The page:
- Backwards compatible with Phase 1 radios
Note: Phase 2 is only available for trunked P25 systems, as it is still developing. For conventional radio to radio operations, P25 is most widely used.
Unfortunately, Project 25 has one drawback in interoperability. P25 was intended to create a universal network where all two-way radio would be cross-compatible.
Large companies involved in this such as Motorola, Kenwood, and Harris benefit when they control what radios are used by departments, so they purposely designed features into their radios such as Time-Division Multiple Access (TDMA). TDMA is a channel access method for shared-medium networks, allowing users to share the same frequency channel by dividing the signal into different time slots.
There is a catch though – these features only tend to work when using subscribe units or two-way radios that are made by the company that designed the radio system.
For this reason, you definitely need to figure out your department’s radio system before purchasing.
3. Single Band vs. Dual Band
An important decision to make in this process is whether you need a single band or a dual band radio. In general, a dual band radio is most common among police officers but in some cases a single band radio will do.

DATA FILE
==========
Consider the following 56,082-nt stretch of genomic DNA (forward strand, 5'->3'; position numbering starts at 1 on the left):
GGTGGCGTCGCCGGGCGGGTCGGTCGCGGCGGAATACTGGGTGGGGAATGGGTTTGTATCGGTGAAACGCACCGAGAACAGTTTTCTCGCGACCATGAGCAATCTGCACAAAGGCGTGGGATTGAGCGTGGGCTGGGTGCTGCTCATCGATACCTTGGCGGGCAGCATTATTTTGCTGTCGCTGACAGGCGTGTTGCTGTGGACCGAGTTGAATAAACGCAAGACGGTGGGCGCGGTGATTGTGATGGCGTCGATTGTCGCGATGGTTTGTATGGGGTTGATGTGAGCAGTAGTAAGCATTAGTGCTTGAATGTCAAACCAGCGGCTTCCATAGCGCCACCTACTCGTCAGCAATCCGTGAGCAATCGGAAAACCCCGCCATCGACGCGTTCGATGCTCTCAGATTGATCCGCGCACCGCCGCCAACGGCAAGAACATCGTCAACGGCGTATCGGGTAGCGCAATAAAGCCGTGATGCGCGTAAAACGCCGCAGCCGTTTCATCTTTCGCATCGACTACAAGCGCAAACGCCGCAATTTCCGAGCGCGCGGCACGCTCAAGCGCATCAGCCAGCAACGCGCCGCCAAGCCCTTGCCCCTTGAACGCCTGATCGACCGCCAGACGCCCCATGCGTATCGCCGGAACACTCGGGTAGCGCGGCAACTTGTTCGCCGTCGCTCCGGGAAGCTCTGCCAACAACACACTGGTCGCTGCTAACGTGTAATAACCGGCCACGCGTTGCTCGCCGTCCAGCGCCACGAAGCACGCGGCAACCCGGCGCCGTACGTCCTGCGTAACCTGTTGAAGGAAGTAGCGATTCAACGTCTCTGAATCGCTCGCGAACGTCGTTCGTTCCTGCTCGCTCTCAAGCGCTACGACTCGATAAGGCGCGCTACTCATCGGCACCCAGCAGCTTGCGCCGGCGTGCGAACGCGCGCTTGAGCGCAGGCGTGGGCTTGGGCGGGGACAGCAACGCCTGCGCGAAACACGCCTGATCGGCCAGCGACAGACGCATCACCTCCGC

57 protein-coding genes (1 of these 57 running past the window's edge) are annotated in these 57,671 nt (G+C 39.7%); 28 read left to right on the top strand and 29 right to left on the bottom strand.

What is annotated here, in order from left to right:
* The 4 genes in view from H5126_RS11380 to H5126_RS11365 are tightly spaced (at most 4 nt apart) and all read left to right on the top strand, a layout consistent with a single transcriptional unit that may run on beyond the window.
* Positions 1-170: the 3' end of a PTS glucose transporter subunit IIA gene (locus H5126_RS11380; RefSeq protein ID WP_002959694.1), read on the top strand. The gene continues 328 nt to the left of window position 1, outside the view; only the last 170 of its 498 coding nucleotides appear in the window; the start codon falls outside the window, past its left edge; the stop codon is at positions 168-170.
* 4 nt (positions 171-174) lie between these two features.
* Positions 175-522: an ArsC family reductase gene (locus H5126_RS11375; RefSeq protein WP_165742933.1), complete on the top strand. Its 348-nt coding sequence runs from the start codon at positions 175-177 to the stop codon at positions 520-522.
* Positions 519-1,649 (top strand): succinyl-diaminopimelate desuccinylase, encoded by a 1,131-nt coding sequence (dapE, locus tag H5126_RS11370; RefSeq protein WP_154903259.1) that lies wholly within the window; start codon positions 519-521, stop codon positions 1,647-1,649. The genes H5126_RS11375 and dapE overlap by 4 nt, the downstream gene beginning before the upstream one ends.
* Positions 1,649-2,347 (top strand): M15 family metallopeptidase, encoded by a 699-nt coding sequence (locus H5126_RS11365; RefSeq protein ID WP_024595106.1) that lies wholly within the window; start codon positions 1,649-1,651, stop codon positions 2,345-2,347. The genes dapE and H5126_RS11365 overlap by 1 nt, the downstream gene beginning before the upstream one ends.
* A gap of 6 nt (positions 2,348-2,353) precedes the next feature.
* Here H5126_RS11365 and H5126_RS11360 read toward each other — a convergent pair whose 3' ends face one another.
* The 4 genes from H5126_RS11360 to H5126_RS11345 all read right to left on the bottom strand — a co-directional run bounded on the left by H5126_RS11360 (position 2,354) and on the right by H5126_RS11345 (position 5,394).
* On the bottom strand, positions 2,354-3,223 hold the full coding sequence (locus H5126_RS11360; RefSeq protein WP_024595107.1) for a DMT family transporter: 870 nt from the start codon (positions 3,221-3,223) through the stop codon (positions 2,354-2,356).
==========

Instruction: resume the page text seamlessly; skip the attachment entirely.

The primary difference between the two is that dual band radios enable you to use both VHF and UHF frequencies, and a dual band often costs a couple hundred dollars more than a single band radio.
Which one best fits your needs is dependent on the area you are in. For example, in an area with many repeaters, a VHF single band radio should work fine while a dual band would be the top option in areas with less coverage.
Below we’ve included a sample of popular radios in each category as well as their features and operating modes.
Harris XG-25 (Single Band)
- High-Tier Audio Comparable to that of the XG-75p
- Advanced Features Including AES/DES Encryption, OTAR, and Bluetooth®
- Enhanced Audio Quality by AMBE+2 Vocoder
- Lightweight Design
- Meets MIL Standard for Durability
- Available in VHF, UHF-L, 700/800 MHz
Motorola APX 4000 (Single Band)
- P25 Phase 1 & 2 Trunking
- P25 Digital Conventional
- Conventional Analog
- EDACS® and ProVoice™
- IP67 Standard
- Meets MIL Standard for Durability
- Lightbar with Intelligence Lighting
- Radio Profiles
- Available in 700/800 MHz, VHF, UHF R1, UHF R2, and 900 MHz Bands
- Analog MDC-1200 & Digital APCO P25 Conventional
- Clear or Digital Encrypted ASTRO®25 Trunked Operation
- Capable of SmartZone®, SmartZone Omnilink, SmartNet®
Harris XL-200p (Multiband)
- Meets MIL Durability Standards
- Built-in Wi-Fi, Bluetooth®, and GPS Sensitivity
- Secure Voice and Data Encryption
- Advanced Noise Cancellation
- Supports VHF, UHF, and 700/800 MHz Bands
- AT&T and Verizon Certified and FirstNet Ready®
- Optional Cell Modem for Voice and Data wherever Cellular/LTE are available
- LTE Ready out of the Box
- P25 Standard Tier 2 and L3Harris in-band
Motorola APX 6000 (Multiband)
- Radio Profiles